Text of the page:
Anna did not reply. Yet Anna knew what Jacob meant.
All that we had then, when we were young. In the old country. When Herschel was born. Before the Nazis. Gone.
Here was a theory: Herschel had been hunted down like a dog, shot in a ditch by Chautauqua County sheriff’s deputies. Gestapo. They would claim self-defense. “Resisting arrest.” In the mountains, it might’ve been. Often you heard gunfire from the mountains-“hunters.”
Herschel hadn’t been armed, so far as Jacob knew. Maybe a knife. Nothing more. He’d been shot, left to bleed to death in a ditch. Residents of Milburn would never forgive Herschel for beating and scarring their Nazi-sons.
“I will exact justice. I will not be unarmed.”
It was a freezing spring! A hell of a spring. Too many funerals, the gravedigger was kept busy. This accursed year 1949. He missed his younger son, too. The puny whining one with the skin rashes-“August.”
“August”-named for a favorite, older uncle of Anna’s who had died at about the time Anna and Jacob were married.
For a while he was furious with August for behaving so insolently and stupidly and running off where Jacob Schwart could not find him to talk sense into him but then it seemed to him only logical, August too had been taken from him, to render Jacob Schwart helpless. For hadn’t the boy been beaten, streaming blood from a nasty gash in his face…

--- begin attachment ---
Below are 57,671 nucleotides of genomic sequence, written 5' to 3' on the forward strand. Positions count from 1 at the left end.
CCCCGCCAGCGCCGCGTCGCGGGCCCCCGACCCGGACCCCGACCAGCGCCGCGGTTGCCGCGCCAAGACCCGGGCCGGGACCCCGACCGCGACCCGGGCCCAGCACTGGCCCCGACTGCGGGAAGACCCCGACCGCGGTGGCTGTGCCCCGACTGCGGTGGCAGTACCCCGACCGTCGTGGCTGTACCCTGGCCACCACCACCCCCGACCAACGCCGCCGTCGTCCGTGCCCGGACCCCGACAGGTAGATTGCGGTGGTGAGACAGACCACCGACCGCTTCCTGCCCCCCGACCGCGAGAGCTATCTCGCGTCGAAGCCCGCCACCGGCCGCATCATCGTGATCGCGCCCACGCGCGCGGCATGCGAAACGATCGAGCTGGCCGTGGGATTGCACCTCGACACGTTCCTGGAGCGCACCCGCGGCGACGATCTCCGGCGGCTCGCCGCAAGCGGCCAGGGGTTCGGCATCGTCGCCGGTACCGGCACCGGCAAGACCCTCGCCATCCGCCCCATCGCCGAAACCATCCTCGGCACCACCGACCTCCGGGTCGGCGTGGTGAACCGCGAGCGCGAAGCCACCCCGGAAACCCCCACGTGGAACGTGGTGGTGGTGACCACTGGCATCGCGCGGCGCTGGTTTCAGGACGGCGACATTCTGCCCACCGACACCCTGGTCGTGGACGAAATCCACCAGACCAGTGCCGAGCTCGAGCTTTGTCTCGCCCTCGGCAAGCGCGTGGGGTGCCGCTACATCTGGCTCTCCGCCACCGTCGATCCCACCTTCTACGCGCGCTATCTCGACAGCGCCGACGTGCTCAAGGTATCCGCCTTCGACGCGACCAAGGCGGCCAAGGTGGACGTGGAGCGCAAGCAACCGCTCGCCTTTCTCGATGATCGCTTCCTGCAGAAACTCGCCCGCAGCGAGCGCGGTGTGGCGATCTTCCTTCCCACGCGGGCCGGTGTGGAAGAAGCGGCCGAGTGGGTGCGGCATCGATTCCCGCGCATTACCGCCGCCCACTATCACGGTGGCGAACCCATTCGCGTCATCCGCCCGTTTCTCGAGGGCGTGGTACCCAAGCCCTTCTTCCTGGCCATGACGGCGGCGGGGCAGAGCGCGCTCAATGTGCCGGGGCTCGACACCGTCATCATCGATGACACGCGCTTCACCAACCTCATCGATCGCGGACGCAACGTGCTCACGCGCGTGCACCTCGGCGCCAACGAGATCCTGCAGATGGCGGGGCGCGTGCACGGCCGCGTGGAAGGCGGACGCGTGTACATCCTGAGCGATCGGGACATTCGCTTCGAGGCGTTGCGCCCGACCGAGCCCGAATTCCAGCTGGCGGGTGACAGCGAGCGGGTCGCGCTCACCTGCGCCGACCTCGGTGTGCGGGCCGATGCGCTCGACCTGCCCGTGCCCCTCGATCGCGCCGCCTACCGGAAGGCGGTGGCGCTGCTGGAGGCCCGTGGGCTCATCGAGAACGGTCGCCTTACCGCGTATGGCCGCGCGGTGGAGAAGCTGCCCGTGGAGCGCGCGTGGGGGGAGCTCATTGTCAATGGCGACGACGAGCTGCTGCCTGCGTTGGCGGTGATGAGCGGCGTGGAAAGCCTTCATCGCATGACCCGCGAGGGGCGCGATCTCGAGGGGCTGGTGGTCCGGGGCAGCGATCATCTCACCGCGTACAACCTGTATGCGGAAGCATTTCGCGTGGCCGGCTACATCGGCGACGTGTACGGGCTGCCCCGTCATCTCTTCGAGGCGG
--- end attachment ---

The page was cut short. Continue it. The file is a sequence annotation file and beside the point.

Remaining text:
A slow-witted boy but a good worker. A good son. And August could read, at least. August could do grade-school arithmetic.
“I will not be unarmed…I will not be ”meek.“”
Strange, and terrible: the paralysis that had overcome those declared enemies of the German Reich. Like hypnotized creatures, as the predator approaches. Hitler had not obfuscated. Hitler had been forthright, unambiguous. Jacob Schwart had forced himself to read Mein Kampf. At least, he had read into Mein Kampf. The lunatic certainty! The passion! My battle, my campaign. My struggle. My war.